Urban Playgrounds

The allure of the playground doesn’t go away as you reach adulthood – you just seek more substance from your urban jungle gym.

A trip to the playground was the most exciting thing that could happen before you turned ten. There were a couple of particular playgrounds that incited copious glee: wood chip paradises with an abundance of things to climb, swing and slide upon, usually constructed from raw natural wood. I’d beg my parents to drive for miles to take us to these magical places.

Later, playgrounds grew out of fashion. As a teenager, their only use was for lounging on downing cheap alcopops that someone’s older sister had bought for you (if you were deemed cool enough), or avoiding like the plague for fear of being mocked (if you weren’t).

Recently, I’ve been visiting playgrounds more and more. Not just any rickety rusty swing set will do, though; these spaces are designed to blur the boundaries between art and play. Working for all ages, contemporary play areas are being designed to encourage children to play and adults to admire. Open your eyes, and admit that the allure is still there.

 

Superkilen, Copenhagen, Denmark

Located in the uber hip Norrebro district, ever so slightly north of the centre of Copenhagen, Superkilen is a combination of art, sculpture, community spirit and an urban park. Half a mile long - stretching from Norrebrogade to Tagensvej - the park is split up into three areas, defined by their colour. Designed initially to promote diversity within the multicultural neighbourhood, Danish architectural firm, BIG sourced objects from sixty different nations to create the unique landscape of the park. Swings from Iraq, Russian neon signs, Moroccan fountains and Parisian manhole covers are among the objects that you can find within the colour coded areas. The Red Square was designed to incorporate local markets and sports facilities, alongside contemporary interpretations of children's play areas. Within the area, even the trees have red leaves. Cross the road and enter the black and white 'urban living space' - where you'll find locals BBQ-ing on the grills and playing chess or backgammon. The small hills also begin here; ideal for fun cycling. The final area is the Green Park, which has been designed for sports, play and picnicking. Proof that the Scandinavians do most things better than the rest of the world; even parks. 

 

Assemble and Simon Terrill’s playground at RIBA

Early last year, this temporary installation referenced the Brutalist inner-city concrete playgrounds of the sixties and seventies; dangerous yet handsome structures that encouraged play yet often caused injury. I remember having something similar at my own primary school (albeit, a couple of decades later): vast concrete platforms that we used to delight in climbing upon and jumping off, scraping the skin off our knees when we fell. Playground whispers were that someone had cracked their head open, and the structures were mysteriously demolished overnight. The installation at RIBA mirrored these dystopian creations, yet made them safe for play and therefore brought them up to date by constructing them from foam. It was pure coincidence that the foam had the speckled appearance of concrete; the design collective opted to use standard issue foam with the colour signalling the density, thus mirroring the Brutalist ethos to honour the truth of your materials.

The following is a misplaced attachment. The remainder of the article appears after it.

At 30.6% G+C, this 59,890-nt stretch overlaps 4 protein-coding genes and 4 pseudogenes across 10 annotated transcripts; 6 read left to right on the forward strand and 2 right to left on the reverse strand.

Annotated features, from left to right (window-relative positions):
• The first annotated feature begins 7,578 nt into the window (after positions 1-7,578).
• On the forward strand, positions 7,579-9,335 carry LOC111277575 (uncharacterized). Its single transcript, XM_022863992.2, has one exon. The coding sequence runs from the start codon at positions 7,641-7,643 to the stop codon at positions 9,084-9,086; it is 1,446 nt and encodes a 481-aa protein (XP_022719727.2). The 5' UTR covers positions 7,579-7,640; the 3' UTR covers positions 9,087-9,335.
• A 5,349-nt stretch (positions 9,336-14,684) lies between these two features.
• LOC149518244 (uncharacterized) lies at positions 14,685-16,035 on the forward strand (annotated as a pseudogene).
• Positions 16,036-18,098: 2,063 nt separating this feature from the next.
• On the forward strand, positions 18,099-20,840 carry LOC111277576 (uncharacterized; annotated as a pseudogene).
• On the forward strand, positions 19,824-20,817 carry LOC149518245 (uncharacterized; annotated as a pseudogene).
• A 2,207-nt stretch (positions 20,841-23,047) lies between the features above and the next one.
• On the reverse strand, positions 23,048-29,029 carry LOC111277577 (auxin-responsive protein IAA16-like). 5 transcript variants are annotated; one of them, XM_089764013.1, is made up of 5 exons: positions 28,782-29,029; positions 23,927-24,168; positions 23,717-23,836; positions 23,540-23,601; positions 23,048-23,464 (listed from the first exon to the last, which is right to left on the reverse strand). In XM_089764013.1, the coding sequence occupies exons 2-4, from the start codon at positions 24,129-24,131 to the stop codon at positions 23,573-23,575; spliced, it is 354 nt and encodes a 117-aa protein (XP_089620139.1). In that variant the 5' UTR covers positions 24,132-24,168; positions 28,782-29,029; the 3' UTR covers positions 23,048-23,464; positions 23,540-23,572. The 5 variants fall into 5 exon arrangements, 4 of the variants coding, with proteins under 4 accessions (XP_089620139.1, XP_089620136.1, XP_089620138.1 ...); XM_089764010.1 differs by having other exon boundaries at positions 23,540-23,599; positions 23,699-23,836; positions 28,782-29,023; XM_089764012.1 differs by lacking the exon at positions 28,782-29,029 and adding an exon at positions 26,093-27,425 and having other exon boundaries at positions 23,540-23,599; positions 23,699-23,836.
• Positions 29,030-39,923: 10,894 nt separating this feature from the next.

Schulberg Playground, Wiesbaden, Germany

Architect collective, Annabau created a climbing structure suitable for all ages that weaves its way between the trees that already existed on its site. Twisting and turning and changing height, the structure’s green curves resemble organic shapes, perfectly fitting in with the surroundings. There are no fixed ways to play, allowing children and adults of all ages to explore the structure dependent on how high they can climb. Swings, nets and trampoline springs are incorporated into the design, creating other methods of play and adding interesting focal points.

 

City Museum, St Louis, Missouri

Although northern Europe is becoming known for its adult urban play areas, there is a structure over in America that dwarves them all. The granddaddy of urban playgrounds, City Museum is a ten-story-high labyrinth that could keep anyone entertained for hours. Located on the site of a former shoe factory, artist and sculpture Bob Cassilly created the structure for people of any age to enjoy playing upon. After Bob’s death, a collective of 20 artists known as the Cassilly Crew took over, constantly improving and adding on new features crafted from repurposed and salvaged materials, including entire airplanes and buses. From ten-story-high slides to underground tunnels, vertigo-inducing climbing frames and even a Ferris wheel, this is a structure begging to be explored.

 

Not all adult playgrounds are permanent fixtures. Numerous temporary structures fusing the boundaries between sculpture and play have recently appeared both in galleries and in outdoor spaces, creating interactive art exhibitions. Carsten Höller’s Isomeric Slides have been displayed in numerous galleries across the world, and made a triumphant return to London’s Hayward Gallery last summer where gleeful adults (myself included) flung themselves down the fifteen metre spiral chutes. Over in America, Howeler and Yoon Architecture recently installed twenty oval swings that glowed purple at night in temporary park, Lawn on D Street, attracting hordes of adults and resulting in thousands of social media posts.

Growing up no longer means having to stop playing in public.  Seek out your nearest adult-friendly urban playground, shake off your self-consciousness, and play. 

Images: British Brutalist Architecture, my own, Wallpaper, via google